Archive pictures of the week - 2013

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Archive pictures of the week - 2013

Cider making

1 January 2013

Cider was once Jersey's favourite drink, its biggest export and a crop which dominated the countryside. In the late 18th century 15% of the total area of the island and 20% of enclosed fields were given over to apple orchards, despite the States deciding in 1673 to ban the creation of any more orchards in an attempt to ensure that sufficient land was devoted to vital crops such as wheat. Cider making went into decline during the 19th century and by the middle of the 20th, Frank Pinel, who, in this picture, is supervising the process at Les Ruettes, on the border of St Lawrence and St John, was the last to make cider by hand in the traditional way. By the time that this picture was taken in 1958 most producers were using Hessian (sack cloth) to envelop each layer of crushed apple in the press. Mr Pinel was using the traditional more labor intensive method of woven straw matting, which produced cider with a distinctive and superior flavour. It was traditional to provide the seasonal Breton farm-workers with cider but because cider had fallen out of favour with the local market, the relatively short seasonal demand was satisfied by importing from France. The circular stone apple crushers which start the cider-making process which remain popular as ornaments in the gardens of well-heeled islanders, are often mistakenly referred to as cider presses, but the press is the device which takes the crushed apples and produces the juice which is then fermented to make cider. Perversely the apple crusher is known as a pressoir in French.

Three harbourmouths

8 January 2013

This aerial photograph of St Helier Harbour, taken some time in the 1990s, is not of the best quality, but it vividly indicates how the island's main port has grown over the years. The original harbour, bounded by Commercial buildings, La Folie, South Pier and the New North Quay, is in the left centre of the photograph. This section of the port dries out completely at low tide and contains the original English and French Harbours and what is now known as the Old Harbour. Today these harbours are used exclusively for leisure craft. Moving out towards the camera we see the Albert and Victoria Piers, built during the 19th century and for over 100 years the outer limits of the harbour. In the late 20th century there was further expansion to create Elizabeth Harbour, a roll-on roll-off terminal in the left foreground, which is today the main centre of activity for both cargo vessels and passenger and car ferries. To the right is the slightly earlier marina, with an industrial complex behind on reclaimed land. Out of shot on the right is the berth specially for tankers delivering fuel to the island.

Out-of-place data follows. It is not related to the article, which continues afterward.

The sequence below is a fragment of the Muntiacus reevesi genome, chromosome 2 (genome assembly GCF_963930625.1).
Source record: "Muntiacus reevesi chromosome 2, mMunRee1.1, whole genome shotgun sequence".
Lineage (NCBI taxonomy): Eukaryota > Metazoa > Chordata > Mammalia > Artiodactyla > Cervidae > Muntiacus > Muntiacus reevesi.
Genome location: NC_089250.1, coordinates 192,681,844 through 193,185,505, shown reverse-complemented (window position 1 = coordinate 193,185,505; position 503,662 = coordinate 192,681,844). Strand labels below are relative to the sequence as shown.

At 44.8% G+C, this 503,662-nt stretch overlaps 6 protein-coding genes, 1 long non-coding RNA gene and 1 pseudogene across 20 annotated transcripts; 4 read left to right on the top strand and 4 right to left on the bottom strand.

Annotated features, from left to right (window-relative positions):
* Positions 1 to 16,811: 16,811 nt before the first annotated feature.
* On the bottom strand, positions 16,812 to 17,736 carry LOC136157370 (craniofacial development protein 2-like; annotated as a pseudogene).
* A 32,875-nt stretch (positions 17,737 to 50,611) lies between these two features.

English Harbour

15 January 2013

Another historical picture of St Helier Harbour this week. This is the English Harbour, nestling between the pier at La Folie and Commercial Buildings. In the earliest days of the harbour as we know it today, there were just two mooring areas either side of La Folie, barely protected from westerly gales by a much shorter version of what is now known as South Pier. Between South Pier and La Folie was what it now known as the French Harbour. These two harbours both dried out rapidly after high tide so were of limited use for cargo vessels, which were more likely to moor in the shelter of St Aubin's Fort and then alongside the new jetty which created St Aubin's Harbour. In the early 20th century the wall of the English Harbour facing Commercial Buildings was a popular mooring place for large private yachts and, as in this photograph, quite sizeable sailing vessels, but today it is used exclusively for small leisure craft. Although the moorings are among the first to dry out on an ebbing tide, they are nevertheless much sought after by boat owners